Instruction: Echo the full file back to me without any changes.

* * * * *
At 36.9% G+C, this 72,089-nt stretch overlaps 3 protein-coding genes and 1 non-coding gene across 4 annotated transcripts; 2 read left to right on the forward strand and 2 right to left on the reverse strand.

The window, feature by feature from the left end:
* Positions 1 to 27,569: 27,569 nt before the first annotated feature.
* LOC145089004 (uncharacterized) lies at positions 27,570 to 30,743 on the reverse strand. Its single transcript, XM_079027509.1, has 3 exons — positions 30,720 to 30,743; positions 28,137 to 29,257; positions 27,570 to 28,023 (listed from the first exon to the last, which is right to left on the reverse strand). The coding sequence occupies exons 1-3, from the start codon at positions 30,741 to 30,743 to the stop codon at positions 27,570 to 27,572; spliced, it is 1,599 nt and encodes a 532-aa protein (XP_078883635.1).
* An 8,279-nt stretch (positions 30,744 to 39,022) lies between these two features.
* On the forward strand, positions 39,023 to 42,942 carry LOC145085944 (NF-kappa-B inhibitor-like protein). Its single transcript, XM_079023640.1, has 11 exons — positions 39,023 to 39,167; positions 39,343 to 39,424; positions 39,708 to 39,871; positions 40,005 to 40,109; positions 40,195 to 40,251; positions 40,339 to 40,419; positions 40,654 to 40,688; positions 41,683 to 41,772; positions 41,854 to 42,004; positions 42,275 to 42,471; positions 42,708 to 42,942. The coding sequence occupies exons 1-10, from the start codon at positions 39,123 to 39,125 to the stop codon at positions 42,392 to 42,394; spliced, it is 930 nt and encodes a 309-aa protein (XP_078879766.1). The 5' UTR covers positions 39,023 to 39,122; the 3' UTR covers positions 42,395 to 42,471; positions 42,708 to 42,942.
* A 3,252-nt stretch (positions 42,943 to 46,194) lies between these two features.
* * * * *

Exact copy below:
At 36.9% G+C, this 72,089-nt stretch overlaps 3 protein-coding genes and 1 non-coding gene across 4 annotated transcripts; 2 read left to right on the forward strand and 2 right to left on the reverse strand.

The window, feature by feature from the left end:
* Positions 1 to 27,569: 27,569 nt before the first annotated feature.
* LOC145089004 (uncharacterized) lies at positions 27,570 to 30,743 on the reverse strand. Its single transcript, XM_079027509.1, has 3 exons — positions 30,720 to 30,743; positions 28,137 to 29,257; positions 27,570 to 28,023 (listed from the first exon to the last, which is right to left on the reverse strand). The coding sequence occupies exons 1-3, from the start codon at positions 30,741 to 30,743 to the stop codon at positions 27,570 to 27,572; spliced, it is 1,599 nt and encodes a 532-aa protein (XP_078883635.1).
* An 8,279-nt stretch (positions 30,744 to 39,022) lies between these two features.
* On the forward strand, positions 39,023 to 42,942 carry LOC145085944 (NF-kappa-B inhibitor-like protein). Its single transcript, XM_079023640.1, has 11 exons — positions 39,023 to 39,167; positions 39,343 to 39,424; positions 39,708 to 39,871; positions 40,005 to 40,109; positions 40,195 to 40,251; positions 40,339 to 40,419; positions 40,654 to 40,688; positions 41,683 to 41,772; positions 41,854 to 42,004; positions 42,275 to 42,471; positions 42,708 to 42,942. The coding sequence occupies exons 1-10, from the start codon at positions 39,123 to 39,125 to the stop codon at positions 42,392 to 42,394; spliced, it is 930 nt and encodes a 309-aa protein (XP_078879766.1). The 5' UTR covers positions 39,023 to 39,122; the 3' UTR covers positions 42,395 to 42,471; positions 42,708 to 42,942.
* A 3,252-nt stretch (positions 42,943 to 46,194) lies between these two features.